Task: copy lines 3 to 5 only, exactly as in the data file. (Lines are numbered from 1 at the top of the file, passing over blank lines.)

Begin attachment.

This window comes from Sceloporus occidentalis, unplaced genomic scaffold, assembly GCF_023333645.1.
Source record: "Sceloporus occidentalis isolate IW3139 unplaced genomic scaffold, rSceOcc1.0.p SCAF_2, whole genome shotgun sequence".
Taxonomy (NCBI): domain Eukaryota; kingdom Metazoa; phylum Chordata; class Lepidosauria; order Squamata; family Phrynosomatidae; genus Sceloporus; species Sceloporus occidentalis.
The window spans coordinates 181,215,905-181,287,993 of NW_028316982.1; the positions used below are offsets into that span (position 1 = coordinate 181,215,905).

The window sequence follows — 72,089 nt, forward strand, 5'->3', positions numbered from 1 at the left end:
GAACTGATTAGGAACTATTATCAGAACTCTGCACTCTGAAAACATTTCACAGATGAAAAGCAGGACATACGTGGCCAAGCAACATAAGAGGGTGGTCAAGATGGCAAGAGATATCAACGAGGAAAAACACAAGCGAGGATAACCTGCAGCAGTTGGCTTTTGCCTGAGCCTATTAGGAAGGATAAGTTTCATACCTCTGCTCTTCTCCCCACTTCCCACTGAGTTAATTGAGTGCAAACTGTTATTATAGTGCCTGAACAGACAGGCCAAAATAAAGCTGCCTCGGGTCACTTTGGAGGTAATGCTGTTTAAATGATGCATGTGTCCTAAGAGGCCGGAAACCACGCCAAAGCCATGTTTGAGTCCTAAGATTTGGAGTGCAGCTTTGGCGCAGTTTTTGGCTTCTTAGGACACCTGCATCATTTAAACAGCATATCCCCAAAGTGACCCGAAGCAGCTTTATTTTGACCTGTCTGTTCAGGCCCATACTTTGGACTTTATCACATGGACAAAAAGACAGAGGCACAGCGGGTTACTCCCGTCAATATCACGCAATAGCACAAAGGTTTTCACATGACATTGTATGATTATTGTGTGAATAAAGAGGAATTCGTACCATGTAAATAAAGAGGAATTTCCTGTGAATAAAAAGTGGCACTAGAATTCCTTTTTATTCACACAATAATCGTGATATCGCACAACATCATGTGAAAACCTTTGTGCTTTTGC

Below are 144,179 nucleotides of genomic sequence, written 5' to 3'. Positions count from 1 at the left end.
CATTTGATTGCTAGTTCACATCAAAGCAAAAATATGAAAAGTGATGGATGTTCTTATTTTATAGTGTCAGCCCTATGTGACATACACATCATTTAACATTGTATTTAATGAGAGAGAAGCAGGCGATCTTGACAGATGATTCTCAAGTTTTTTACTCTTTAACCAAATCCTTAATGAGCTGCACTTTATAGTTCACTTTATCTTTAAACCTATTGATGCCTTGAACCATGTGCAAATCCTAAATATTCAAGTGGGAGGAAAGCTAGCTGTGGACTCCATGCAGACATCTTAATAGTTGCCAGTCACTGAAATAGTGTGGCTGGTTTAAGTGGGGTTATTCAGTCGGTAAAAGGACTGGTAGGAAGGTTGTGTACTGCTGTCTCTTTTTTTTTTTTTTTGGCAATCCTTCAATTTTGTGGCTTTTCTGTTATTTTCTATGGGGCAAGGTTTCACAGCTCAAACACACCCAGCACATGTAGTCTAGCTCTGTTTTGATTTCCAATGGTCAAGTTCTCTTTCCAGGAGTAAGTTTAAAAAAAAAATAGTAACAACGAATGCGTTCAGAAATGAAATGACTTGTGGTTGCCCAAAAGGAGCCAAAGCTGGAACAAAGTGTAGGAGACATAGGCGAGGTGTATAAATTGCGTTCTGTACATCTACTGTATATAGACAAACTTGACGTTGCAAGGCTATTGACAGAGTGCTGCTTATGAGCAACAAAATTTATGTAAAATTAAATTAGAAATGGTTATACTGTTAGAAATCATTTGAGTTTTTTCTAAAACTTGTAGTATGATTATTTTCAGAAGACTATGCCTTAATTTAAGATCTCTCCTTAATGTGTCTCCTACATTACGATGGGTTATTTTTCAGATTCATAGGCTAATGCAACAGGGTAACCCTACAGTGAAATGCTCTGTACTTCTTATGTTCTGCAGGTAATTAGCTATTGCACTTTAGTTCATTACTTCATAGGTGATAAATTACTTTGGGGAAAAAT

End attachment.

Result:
Taxonomy (NCBI): domain Eukaryota; kingdom Metazoa; phylum Chordata; class Lepidosauria; order Squamata; family Phrynosomatidae; genus Sceloporus; species Sceloporus occidentalis.
The window spans coordinates 181,215,905-181,287,993 of NW_028316982.1; the positions used below are offsets into that span (position 1 = coordinate 181,215,905).

The window sequence follows — 72,089 nt, forward strand, 5'->3', positions numbered from 1 at the left end: